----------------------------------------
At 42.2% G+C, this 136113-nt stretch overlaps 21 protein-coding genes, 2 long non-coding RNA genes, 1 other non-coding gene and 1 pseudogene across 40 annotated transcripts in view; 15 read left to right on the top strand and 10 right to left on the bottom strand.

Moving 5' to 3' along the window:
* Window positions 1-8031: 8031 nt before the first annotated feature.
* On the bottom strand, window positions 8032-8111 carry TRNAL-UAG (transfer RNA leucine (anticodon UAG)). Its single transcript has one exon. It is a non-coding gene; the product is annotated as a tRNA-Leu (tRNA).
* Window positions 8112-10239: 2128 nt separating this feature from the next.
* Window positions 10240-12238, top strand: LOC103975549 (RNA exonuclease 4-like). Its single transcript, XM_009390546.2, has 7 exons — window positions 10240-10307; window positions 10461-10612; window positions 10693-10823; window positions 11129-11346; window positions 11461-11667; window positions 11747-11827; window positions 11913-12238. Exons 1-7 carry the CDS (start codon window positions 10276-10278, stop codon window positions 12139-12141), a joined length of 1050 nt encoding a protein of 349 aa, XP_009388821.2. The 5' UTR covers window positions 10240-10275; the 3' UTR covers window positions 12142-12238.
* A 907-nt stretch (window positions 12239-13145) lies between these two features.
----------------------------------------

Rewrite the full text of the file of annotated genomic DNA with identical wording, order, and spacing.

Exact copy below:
At 42.2% G+C, this 136113-nt stretch overlaps 21 protein-coding genes, 2 long non-coding RNA genes, 1 other non-coding gene and 1 pseudogene across 40 annotated transcripts in view; 15 read left to right on the top strand and 10 right to left on the bottom strand.

Moving 5' to 3' along the window:
* Window positions 1-8031: 8031 nt before the first annotated feature.
* On the bottom strand, window positions 8032-8111 carry TRNAL-UAG (transfer RNA leucine (anticodon UAG)). Its single transcript has one exon. It is a non-coding gene; the product is annotated as a tRNA-Leu (tRNA).
* Window positions 8112-10239: 2128 nt separating this feature from the next.
* Window positions 10240-12238, top strand: LOC103975549 (RNA exonuclease 4-like). Its single transcript, XM_009390546.2, has 7 exons — window positions 10240-10307; window positions 10461-10612; window positions 10693-10823; window positions 11129-11346; window positions 11461-11667; window positions 11747-11827; window positions 11913-12238. Exons 1-7 carry the CDS (start codon window positions 10276-10278, stop codon window positions 12139-12141), a joined length of 1050 nt encoding a protein of 349 aa, XP_009388821.2. The 5' UTR covers window positions 10240-10275; the 3' UTR covers window positions 12142-12238.
* A 907-nt stretch (window positions 12239-13145) lies between these two features.